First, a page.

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Mr. Wm. Richardson : We have agreed to reconsider the vote of yesterday; in other words, we have agreed to vote again on the motion that was then pending. That is the motion that will be put for us to vote upon now, unless some one makes another motion.

The President : The Chair must rule that we have agreed to reconsider the motion passed yesterday morning approving the recommendation of the Executive Committee.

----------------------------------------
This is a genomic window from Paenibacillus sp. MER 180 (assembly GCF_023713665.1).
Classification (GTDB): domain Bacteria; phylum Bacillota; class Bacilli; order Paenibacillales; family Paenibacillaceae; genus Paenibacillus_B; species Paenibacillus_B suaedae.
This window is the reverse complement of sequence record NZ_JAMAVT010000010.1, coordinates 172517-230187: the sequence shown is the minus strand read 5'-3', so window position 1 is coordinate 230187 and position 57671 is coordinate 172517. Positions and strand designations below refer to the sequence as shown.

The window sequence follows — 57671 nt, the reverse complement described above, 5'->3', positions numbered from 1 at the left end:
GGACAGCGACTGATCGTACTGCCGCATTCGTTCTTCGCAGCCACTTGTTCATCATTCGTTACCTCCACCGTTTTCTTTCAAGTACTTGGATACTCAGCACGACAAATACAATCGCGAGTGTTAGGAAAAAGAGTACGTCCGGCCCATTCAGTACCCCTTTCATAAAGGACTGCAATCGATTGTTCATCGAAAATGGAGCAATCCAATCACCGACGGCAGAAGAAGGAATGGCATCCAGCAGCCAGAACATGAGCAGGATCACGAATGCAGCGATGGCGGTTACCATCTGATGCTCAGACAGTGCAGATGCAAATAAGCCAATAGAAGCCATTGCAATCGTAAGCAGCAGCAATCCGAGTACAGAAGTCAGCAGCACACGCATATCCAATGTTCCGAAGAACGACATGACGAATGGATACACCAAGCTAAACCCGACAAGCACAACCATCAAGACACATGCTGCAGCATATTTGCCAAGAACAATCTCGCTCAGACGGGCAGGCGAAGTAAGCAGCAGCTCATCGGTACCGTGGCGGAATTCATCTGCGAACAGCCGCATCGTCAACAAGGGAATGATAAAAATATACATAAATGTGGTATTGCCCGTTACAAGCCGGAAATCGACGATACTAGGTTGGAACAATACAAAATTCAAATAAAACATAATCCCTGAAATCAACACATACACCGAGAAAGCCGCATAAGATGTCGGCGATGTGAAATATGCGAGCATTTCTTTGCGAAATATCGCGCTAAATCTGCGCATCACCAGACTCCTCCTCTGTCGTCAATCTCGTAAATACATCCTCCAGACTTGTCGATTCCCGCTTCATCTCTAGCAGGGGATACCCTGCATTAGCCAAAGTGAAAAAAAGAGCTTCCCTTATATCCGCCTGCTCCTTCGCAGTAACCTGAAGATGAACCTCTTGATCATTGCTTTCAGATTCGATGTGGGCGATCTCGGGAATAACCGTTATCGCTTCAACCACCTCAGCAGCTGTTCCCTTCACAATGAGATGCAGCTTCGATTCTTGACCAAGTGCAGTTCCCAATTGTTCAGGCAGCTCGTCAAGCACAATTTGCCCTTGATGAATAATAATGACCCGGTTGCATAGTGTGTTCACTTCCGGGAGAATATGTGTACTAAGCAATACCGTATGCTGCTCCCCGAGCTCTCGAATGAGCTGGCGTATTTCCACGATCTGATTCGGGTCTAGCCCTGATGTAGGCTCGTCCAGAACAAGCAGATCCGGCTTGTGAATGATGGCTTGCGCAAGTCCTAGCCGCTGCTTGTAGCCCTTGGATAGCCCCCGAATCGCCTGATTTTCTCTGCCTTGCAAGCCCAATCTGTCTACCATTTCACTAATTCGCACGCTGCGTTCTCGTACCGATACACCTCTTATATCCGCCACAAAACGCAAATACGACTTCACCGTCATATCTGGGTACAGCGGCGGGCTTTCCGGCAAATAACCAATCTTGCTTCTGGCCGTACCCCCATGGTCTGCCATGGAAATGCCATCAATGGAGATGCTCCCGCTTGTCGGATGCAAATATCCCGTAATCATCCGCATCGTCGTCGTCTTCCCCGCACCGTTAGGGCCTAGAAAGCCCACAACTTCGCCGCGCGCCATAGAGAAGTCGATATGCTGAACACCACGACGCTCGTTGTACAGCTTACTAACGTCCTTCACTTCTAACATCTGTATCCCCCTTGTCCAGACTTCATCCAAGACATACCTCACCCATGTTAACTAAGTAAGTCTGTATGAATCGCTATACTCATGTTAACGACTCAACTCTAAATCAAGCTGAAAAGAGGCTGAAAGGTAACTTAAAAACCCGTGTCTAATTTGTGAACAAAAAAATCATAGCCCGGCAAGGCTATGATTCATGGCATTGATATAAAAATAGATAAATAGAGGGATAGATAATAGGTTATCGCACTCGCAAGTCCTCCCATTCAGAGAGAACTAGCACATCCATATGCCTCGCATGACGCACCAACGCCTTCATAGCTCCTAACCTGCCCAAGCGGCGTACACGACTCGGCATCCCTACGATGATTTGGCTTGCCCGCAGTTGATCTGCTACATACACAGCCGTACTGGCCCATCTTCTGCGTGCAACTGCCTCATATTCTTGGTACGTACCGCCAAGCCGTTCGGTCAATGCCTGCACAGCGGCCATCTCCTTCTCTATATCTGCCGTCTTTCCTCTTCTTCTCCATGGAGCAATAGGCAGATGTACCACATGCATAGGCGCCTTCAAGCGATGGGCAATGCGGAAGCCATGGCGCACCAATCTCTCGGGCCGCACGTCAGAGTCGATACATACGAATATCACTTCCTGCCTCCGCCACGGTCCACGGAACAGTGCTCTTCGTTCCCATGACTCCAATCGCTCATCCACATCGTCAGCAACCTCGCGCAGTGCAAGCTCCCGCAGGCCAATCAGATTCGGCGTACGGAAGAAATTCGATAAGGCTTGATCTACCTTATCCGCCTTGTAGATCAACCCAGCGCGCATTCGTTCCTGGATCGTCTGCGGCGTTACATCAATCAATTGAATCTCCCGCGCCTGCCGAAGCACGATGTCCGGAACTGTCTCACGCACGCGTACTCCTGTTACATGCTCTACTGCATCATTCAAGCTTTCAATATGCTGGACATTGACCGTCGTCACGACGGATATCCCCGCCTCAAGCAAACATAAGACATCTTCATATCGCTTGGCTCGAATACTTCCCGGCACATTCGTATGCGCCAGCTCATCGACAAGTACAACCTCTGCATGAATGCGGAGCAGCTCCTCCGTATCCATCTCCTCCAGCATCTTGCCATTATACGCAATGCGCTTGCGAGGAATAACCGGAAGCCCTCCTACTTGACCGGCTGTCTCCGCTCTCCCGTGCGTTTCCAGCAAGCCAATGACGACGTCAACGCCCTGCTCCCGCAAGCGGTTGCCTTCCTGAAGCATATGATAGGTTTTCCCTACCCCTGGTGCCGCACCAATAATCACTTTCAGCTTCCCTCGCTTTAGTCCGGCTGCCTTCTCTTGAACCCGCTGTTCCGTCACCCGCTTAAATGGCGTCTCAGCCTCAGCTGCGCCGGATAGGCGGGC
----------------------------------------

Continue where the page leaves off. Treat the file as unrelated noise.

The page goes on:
Mr. Lanius: In order to bring the matter before the Association, I think it is proper at this time to move to adopt so much of the report of the Executive Committee as has just been reconsidered.

The President: It does not need any motion to bring that before the house. The motion made yesterday is before the house. We simply rescind the affirmative action; that leaves it before us for discussion at this time.

Mr. Frayser: As I understand it now, if Mr. Thompson desires to bring that motion up, it will be in order. If he presents the amendment offered at the last meeting, it will be in order for the Association to vote upon it.

Mr. Thompson: I move we adopt the amendment presented at the last meeting by Mr. Richards. It has been read here, and everybody knows what it is.